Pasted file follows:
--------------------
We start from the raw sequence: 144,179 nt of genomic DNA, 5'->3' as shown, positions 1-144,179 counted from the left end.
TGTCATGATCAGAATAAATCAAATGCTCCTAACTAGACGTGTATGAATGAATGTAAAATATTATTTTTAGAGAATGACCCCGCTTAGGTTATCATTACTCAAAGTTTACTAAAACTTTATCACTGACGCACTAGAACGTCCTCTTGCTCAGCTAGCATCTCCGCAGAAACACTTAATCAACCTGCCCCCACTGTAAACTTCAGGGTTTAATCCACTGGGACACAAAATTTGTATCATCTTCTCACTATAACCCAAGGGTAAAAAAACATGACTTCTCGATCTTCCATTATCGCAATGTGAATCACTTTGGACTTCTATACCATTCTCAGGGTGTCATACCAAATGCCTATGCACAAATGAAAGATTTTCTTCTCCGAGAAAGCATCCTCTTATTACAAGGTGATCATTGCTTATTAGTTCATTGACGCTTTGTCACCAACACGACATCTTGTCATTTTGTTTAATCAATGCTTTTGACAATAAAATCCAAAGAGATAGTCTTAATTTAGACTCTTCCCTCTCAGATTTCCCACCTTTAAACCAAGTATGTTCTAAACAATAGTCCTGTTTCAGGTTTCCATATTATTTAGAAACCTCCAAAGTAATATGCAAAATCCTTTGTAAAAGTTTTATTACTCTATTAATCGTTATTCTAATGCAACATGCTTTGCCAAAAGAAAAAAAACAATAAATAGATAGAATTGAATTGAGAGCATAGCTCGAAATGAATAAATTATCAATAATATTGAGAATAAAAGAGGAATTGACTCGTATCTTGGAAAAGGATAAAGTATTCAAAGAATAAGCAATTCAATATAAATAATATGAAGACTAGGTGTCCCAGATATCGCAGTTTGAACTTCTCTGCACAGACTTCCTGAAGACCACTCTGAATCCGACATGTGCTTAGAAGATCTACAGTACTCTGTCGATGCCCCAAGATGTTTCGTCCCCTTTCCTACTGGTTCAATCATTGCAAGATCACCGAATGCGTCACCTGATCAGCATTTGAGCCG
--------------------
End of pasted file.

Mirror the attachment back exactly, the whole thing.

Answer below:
We start from the raw sequence: 144,179 nt of genomic DNA, 5'->3' as shown, positions 1-144,179 counted from the left end.
TGTCATGATCAGAATAAATCAAATGCTCCTAACTAGACGTGTATGAATGAATGTAAAATATTATTTTTAGAGAATGACCCCGCTTAGGTTATCATTACTCAAAGTTTACTAAAACTTTATCACTGACGCACTAGAACGTCCTCTTGCTCAGCTAGCATCTCCGCAGAAACACTTAATCAACCTGCCCCCACTGTAAACTTCAGGGTTTAATCCACTGGGACACAAAATTTGTATCATCTTCTCACTATAACCCAAGGGTAAAAAAACATGACTTCTCGATCTTCCATTATCGCAATGTGAATCACTTTGGACTTCTATACCATTCTCAGGGTGTCATACCAAATGCCTATGCACAAATGAAAGATTTTCTTCTCCGAGAAAGCATCCTCTTATTACAAGGTGATCATTGCTTATTAGTTCATTGACGCTTTGTCACCAACACGACATCTTGTCATTTTGTTTAATCAATGCTTTTGACAATAAAATCCAAAGAGATAGTCTTAATTTAGACTCTTCCCTCTCAGATTTCCCACCTTTAAACCAAGTATGTTCTAAACAATAGTCCTGTTTCAGGTTTCCATATTATTTAGAAACCTCCAAAGTAATATGCAAAATCCTTTGTAAAAGTTTTATTACTCTATTAATCGTTATTCTAATGCAACATGCTTTGCCAAAAGAAAAAAAACAATAAATAGATAGAATTGAATTGAGAGCATAGCTCGAAATGAATAAATTATCAATAATATTGAGAATAAAAGAGGAATTGACTCGTATCTTGGAAAAGGATAAAGTATTCAAAGAATAAGCAATTCAATATAAATAATATGAAGACTAGGTGTCCCAGATATCGCAGTTTGAACTTCTCTGCACAGACTTCCTGAAGACCACTCTGAATCCGACATGTGCTTAGAAGATCTACAGTACTCTGTCGATGCCCCAAGATGTTTCGTCCCCTTTCCTACTGGTTCAATCATTGCAAGATCACCGAATGCGTCACCTGATCAGCATTTGAGCCG